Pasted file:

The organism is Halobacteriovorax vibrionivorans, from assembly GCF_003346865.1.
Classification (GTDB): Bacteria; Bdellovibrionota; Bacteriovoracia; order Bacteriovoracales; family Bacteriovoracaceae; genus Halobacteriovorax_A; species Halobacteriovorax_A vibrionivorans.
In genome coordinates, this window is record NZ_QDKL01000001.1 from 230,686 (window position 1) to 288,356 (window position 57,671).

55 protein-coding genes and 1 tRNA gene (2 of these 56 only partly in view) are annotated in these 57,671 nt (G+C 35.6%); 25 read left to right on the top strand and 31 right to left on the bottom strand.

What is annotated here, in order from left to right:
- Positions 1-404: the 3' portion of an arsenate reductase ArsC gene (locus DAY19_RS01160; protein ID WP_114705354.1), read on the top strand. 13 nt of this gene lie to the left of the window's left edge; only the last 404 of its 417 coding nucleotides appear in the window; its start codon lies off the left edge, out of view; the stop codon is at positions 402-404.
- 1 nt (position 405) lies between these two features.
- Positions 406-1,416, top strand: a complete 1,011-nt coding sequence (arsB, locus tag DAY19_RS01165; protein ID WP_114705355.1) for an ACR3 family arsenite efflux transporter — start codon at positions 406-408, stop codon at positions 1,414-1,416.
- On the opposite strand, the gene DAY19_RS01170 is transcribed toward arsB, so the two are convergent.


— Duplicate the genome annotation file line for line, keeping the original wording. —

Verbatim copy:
The organism is Halobacteriovorax vibrionivorans, from assembly GCF_003346865.1.
Classification (GTDB): Bacteria; Bdellovibrionota; Bacteriovoracia; order Bacteriovoracales; family Bacteriovoracaceae; genus Halobacteriovorax_A; species Halobacteriovorax_A vibrionivorans.
In genome coordinates, this window is record NZ_QDKL01000001.1 from 230,686 (window position 1) to 288,356 (window position 57,671).

55 protein-coding genes and 1 tRNA gene (2 of these 56 only partly in view) are annotated in these 57,671 nt (G+C 35.6%); 25 read left to right on the top strand and 31 right to left on the bottom strand.

What is annotated here, in order from left to right:
- Positions 1-404: the 3' portion of an arsenate reductase ArsC gene (locus DAY19_RS01160; protein ID WP_114705354.1), read on the top strand. 13 nt of this gene lie to the left of the window's left edge; only the last 404 of its 417 coding nucleotides appear in the window; its start codon lies off the left edge, out of view; the stop codon is at positions 402-404.
- 1 nt (position 405) lies between these two features.
- Positions 406-1,416, top strand: a complete 1,011-nt coding sequence (arsB, locus tag DAY19_RS01165; protein ID WP_114705355.1) for an ACR3 family arsenite efflux transporter — start codon at positions 406-408, stop codon at positions 1,414-1,416.
- On the opposite strand, the gene DAY19_RS01170 is transcribed toward arsB, so the two are convergent.